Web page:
A second key aspect to be aware of is how you plan to phase negotiations. For most commercial deals, the key terms are outlined up front at a high level in a “term sheet” — often a couple of pages. This document is critical as it provides the boundaries of the rest of the detailed negotiation. If you give up something key here, do not expect to be able to get it back again later without some fundamental change in the context of the negotiation.
4. Agree the role you and your team members will play
I understand there are different schools of thought here on the right approach but here are a few fundamentals i have usually observed being applied.
- Who is the final decision maker on your side
Your final decision maker should not be at the negotiating table until you are ready to settle the key points or close out. You need someone who is a tie breaker and kept in reserve. In most corporate settings this exists in two forms, an executive sponsor for a deal and then a company committee who provides final ratification on the transaction terms.
2. Make a distinction between the roles within the negotiating team
For every discussion, planning who will lead on which issue, who is presented as lead and support negotiators, who focuses on one section or another should all be discussed and agreed. The role of specialists must be clearly agreed — who is the “decision maker” and who is bringing the “know how” to assess each aspect of the terms being discussed. In complex negotiations, sometimes an issue is a matter of law, policy or fact only knowable by an expert and can be steered by the advisor alone. In other situations, the matter is a ‘money issue” or a matter of risk tolerance for the ultimate decision makers. In that case, the business owner should be the decision maker. The best advisors will know when you are dealing with each type and support a business owner in being clear themselves. It is a key trait to look for in your advisory team.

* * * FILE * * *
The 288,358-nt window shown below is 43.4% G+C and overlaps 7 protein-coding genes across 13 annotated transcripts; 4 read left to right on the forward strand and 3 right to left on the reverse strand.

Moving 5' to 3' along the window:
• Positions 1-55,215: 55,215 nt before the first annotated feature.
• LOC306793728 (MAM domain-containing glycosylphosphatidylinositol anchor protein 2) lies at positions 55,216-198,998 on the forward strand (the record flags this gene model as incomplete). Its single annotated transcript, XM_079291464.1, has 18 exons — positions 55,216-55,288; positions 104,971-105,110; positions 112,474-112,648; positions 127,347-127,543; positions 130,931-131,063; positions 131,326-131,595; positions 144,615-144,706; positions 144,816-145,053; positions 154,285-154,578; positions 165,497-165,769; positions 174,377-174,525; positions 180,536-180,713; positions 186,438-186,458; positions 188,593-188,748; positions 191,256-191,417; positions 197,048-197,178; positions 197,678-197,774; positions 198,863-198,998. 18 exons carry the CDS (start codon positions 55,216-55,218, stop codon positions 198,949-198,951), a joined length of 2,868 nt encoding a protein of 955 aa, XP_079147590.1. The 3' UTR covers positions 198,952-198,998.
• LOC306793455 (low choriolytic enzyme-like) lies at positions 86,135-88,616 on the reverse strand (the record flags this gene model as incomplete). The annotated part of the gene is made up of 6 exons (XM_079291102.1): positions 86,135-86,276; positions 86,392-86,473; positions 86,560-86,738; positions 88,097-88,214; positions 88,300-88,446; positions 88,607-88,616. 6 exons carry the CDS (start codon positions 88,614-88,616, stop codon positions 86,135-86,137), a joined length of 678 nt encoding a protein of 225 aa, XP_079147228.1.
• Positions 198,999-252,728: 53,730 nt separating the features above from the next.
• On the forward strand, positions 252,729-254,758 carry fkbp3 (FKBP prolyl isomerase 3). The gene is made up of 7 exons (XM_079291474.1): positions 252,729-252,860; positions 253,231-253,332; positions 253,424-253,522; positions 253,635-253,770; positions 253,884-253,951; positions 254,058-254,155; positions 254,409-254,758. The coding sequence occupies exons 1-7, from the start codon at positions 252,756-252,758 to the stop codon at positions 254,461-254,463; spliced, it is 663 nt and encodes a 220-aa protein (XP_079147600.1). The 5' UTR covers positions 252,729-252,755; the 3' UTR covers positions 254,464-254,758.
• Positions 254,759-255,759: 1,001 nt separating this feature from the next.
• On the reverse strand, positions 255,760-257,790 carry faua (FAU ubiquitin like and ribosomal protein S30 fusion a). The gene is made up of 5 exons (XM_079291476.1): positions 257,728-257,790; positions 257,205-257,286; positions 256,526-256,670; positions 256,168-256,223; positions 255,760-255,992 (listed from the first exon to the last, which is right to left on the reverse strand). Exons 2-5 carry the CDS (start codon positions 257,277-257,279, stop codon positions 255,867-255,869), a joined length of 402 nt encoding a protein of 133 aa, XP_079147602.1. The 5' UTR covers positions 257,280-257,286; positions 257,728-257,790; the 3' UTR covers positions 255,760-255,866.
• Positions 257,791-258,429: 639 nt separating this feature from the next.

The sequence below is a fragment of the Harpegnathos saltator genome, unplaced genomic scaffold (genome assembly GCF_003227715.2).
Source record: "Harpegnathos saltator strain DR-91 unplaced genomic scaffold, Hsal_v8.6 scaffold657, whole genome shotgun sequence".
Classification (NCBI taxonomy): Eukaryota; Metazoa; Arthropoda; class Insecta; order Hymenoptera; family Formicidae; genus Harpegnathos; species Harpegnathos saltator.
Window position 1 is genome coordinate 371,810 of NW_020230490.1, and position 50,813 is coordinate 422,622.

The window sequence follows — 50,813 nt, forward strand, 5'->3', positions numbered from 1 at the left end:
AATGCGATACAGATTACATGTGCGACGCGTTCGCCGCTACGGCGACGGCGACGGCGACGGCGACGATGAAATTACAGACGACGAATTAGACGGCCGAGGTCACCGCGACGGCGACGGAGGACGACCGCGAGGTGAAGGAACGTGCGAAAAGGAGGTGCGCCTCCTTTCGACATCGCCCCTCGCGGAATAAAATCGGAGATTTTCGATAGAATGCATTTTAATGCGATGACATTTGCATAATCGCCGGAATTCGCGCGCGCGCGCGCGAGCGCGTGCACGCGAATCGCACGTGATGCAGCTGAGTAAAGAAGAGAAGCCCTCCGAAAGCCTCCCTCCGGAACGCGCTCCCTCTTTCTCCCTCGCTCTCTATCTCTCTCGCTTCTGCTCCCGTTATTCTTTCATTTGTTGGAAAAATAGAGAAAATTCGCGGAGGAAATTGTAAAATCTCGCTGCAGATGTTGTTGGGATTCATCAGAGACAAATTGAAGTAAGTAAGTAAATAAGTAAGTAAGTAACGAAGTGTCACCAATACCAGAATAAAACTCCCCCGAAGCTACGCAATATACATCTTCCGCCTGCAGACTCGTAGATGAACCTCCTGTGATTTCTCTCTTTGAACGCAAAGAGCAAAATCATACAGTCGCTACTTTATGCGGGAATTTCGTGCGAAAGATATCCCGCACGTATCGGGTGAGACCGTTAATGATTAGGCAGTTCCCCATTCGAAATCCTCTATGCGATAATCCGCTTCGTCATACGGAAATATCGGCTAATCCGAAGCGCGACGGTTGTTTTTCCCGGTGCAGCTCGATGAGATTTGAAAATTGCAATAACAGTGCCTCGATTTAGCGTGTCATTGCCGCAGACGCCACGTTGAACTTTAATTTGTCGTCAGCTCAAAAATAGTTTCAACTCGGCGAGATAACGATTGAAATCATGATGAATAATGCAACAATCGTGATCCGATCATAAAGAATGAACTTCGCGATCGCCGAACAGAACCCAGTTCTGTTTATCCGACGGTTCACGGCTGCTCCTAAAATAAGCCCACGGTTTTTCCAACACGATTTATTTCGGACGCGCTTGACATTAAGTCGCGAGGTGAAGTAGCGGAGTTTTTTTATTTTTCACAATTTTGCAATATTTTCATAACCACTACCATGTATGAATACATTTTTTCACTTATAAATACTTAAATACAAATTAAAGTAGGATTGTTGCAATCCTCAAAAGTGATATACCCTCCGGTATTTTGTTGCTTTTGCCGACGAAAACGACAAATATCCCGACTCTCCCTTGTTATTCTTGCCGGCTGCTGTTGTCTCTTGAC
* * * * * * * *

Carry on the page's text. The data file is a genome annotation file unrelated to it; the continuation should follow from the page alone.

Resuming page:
3. Make use of your advisors to side bar issues
Your advisors are there to resolve some the more contentious points outside of the main negotiation. Your legal teams can often play this role. When negotiations apparently come to an impasse or conversation cannot continue constructively, the lawyers provide a second channel for exploration of the reasons for the impasse. They will explore solutions, allow dismissal of potential avenues of discussion and expedite bringing the main parties back to an agreement. (HBO’s Silicon Valley drolly demonstrated this idea in Season 2)
5. Determine how time influences your chances of success
The time available for negotiation is a critical part of your leverage equation. Time has three impacts on your process. First it informs the cost of having your negotiation team together for that period and secondly it informs the practical reality of what can be achieved in the negotiation. Last, timeliness matters. When does the deal needs to be in effect to allow the parties to achieve the desired value from the transaction? There may well be a deadline involved. Understanding how much time you have and when the outcome needs to be achieved can intensify the pressure on each side to achieve the desired goal by increasing the difficulty of the process.
As an example, you will often see the idea of a time limited “exclusivity period” being used to both incentivize a bidder to participate in a negotiation. It works in this way; For a month, the bidder has the seller’s undivided attention but if terms or satisfactory progress is not achieved by that point, the seller has the right to walk away. Time is the critical factor here. It both limits on what information the seller has to provide to get the buyer comfortable (benefit one) and also provides a milestone at which progress can be halted (benefit two). On the other hand, it creates risk the buyer cannot get comfortable fast enough and the deal falls apart.
The final thing to remember is how your prioritization plays out during discussions in context of time spent and sequencing of your discussions. Often whole sections of the detailed agreement do not really get touched until late on in the process. A typical tactic of a process is to agree “we need to aim to finish discussions by this date or the deal is off.” This forcing mechanism happens in most processes late in the game and is a key driver to focus all parties on driving decisions to conclusion. As time begins to run out, suddenly this neglected area of the agreement does not get negotiated on its own terms. Time pressure begins to drive compromises you may not enjoy later on as all seek to meet the imposed deadline.
My general advice is to not leave something you care about to later in the process, you will most likely reach terms below your bottom line in that area. it can become quite extreme in that the final day before a signing can involve all outstanding points in an agreement being aggregated and horse traded in terms of overall economic value to just get to the end of the job. In this situation, the finer points are often lost.